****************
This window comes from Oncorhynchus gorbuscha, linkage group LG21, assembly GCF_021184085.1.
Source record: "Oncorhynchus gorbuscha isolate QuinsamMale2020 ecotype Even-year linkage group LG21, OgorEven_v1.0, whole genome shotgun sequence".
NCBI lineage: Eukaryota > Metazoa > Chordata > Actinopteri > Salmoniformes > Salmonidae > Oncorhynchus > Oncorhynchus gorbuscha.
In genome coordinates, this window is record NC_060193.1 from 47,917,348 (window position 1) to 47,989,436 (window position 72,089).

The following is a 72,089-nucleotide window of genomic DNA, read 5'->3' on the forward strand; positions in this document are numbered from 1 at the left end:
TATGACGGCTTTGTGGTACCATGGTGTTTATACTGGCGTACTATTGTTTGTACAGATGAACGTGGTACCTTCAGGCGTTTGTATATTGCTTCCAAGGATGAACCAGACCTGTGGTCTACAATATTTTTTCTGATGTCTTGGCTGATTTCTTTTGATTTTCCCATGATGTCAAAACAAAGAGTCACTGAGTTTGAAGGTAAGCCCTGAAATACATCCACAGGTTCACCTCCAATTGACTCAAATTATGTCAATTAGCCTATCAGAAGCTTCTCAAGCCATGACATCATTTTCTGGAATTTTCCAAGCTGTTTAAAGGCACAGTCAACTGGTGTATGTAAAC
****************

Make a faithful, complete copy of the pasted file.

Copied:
This window comes from Oncorhynchus gorbuscha, linkage group LG21, assembly GCF_021184085.1.
Source record: "Oncorhynchus gorbuscha isolate QuinsamMale2020 ecotype Even-year linkage group LG21, OgorEven_v1.0, whole genome shotgun sequence".
NCBI lineage: Eukaryota > Metazoa > Chordata > Actinopteri > Salmoniformes > Salmonidae > Oncorhynchus > Oncorhynchus gorbuscha.
In genome coordinates, this window is record NC_060193.1 from 47,917,348 (window position 1) to 47,989,436 (window position 72,089).

The following is a 72,089-nucleotide window of genomic DNA, read 5'->3' on the forward strand; positions in this document are numbered from 1 at the left end:
TATGACGGCTTTGTGGTACCATGGTGTTTATACTGGCGTACTATTGTTTGTACAGATGAACGTGGTACCTTCAGGCGTTTGTATATTGCTTCCAAGGATGAACCAGACCTGTGGTCTACAATATTTTTTCTGATGTCTTGGCTGATTTCTTTTGATTTTCCCATGATGTCAAAACAAAGAGTCACTGAGTTTGAAGGTAAGCCCTGAAATACATCCACAGGTTCACCTCCAATTGACTCAAATTATGTCAATTAGCCTATCAGAAGCTTCTCAAGCCATGACATCATTTTCTGGAATTTTCCAAGCTGTTTAAAGGCACAGTCAACTGGTGTATGTAAAC